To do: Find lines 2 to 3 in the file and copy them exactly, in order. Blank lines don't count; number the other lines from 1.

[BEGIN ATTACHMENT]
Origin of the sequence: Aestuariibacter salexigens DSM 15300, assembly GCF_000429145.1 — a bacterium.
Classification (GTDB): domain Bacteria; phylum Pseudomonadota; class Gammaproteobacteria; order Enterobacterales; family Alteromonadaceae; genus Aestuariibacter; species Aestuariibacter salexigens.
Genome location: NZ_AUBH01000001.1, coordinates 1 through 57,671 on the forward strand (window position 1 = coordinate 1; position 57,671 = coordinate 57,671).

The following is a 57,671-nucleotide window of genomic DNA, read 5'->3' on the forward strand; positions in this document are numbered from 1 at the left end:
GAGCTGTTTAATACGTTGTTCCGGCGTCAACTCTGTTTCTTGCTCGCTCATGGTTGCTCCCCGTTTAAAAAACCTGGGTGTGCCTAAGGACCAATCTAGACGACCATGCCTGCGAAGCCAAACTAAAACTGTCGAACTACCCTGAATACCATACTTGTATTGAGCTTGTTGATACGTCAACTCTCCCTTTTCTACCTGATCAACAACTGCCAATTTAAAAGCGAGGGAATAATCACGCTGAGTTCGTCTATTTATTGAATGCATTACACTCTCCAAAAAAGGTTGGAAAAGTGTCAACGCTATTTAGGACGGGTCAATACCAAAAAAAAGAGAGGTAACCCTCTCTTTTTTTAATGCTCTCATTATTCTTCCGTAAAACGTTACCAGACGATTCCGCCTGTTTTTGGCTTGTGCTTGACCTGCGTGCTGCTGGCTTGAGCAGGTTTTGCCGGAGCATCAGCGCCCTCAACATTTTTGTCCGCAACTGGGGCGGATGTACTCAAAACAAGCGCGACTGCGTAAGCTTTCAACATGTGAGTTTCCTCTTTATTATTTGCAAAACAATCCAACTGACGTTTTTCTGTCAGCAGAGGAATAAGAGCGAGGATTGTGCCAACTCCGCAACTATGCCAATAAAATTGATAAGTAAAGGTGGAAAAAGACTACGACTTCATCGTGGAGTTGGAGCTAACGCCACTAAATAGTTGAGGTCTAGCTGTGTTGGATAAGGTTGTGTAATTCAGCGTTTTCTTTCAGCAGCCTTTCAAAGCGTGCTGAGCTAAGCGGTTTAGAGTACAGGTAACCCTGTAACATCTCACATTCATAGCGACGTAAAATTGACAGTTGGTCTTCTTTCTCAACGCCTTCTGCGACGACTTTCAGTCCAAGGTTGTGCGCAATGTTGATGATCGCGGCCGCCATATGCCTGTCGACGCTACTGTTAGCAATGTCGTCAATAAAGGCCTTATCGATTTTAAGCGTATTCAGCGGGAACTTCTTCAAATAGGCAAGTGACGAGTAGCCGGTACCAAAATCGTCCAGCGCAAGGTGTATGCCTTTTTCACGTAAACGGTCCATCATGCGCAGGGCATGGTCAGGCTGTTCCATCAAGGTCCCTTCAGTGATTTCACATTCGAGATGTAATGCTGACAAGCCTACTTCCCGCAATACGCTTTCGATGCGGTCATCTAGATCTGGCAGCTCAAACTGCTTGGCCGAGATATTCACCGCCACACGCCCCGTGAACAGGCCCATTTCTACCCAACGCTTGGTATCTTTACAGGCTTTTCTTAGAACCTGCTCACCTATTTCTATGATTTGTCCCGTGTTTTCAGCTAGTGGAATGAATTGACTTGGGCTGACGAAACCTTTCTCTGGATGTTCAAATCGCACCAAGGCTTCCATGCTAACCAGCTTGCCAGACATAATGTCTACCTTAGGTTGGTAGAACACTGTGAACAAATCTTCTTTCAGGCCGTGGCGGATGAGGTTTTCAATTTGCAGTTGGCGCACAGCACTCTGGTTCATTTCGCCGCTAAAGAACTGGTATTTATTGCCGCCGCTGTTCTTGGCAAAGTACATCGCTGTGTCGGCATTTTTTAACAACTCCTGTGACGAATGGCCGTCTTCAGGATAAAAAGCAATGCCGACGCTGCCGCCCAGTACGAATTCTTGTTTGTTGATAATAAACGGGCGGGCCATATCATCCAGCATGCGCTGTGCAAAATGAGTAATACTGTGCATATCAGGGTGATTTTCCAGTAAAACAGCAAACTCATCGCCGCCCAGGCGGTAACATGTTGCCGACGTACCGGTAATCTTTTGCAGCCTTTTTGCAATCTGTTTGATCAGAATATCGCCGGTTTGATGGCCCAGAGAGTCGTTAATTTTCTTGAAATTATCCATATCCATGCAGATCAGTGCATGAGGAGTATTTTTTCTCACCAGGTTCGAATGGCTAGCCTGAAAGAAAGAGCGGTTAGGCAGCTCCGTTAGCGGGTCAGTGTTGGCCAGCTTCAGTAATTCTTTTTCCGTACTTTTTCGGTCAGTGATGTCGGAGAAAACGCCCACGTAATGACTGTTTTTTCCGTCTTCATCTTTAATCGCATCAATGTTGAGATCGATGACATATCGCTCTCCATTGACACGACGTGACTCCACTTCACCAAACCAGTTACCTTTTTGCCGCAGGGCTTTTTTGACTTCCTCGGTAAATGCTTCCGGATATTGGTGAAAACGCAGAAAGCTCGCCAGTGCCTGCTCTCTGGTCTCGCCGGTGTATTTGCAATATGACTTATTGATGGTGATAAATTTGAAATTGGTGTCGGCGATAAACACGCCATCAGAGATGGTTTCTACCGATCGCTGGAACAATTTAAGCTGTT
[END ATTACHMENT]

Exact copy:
Classification (GTDB): domain Bacteria; phylum Pseudomonadota; class Gammaproteobacteria; order Enterobacterales; family Alteromonadaceae; genus Aestuariibacter; species Aestuariibacter salexigens.
Genome location: NZ_AUBH01000001.1, coordinates 1 through 57,671 on the forward strand (window position 1 = coordinate 1; position 57,671 = coordinate 57,671).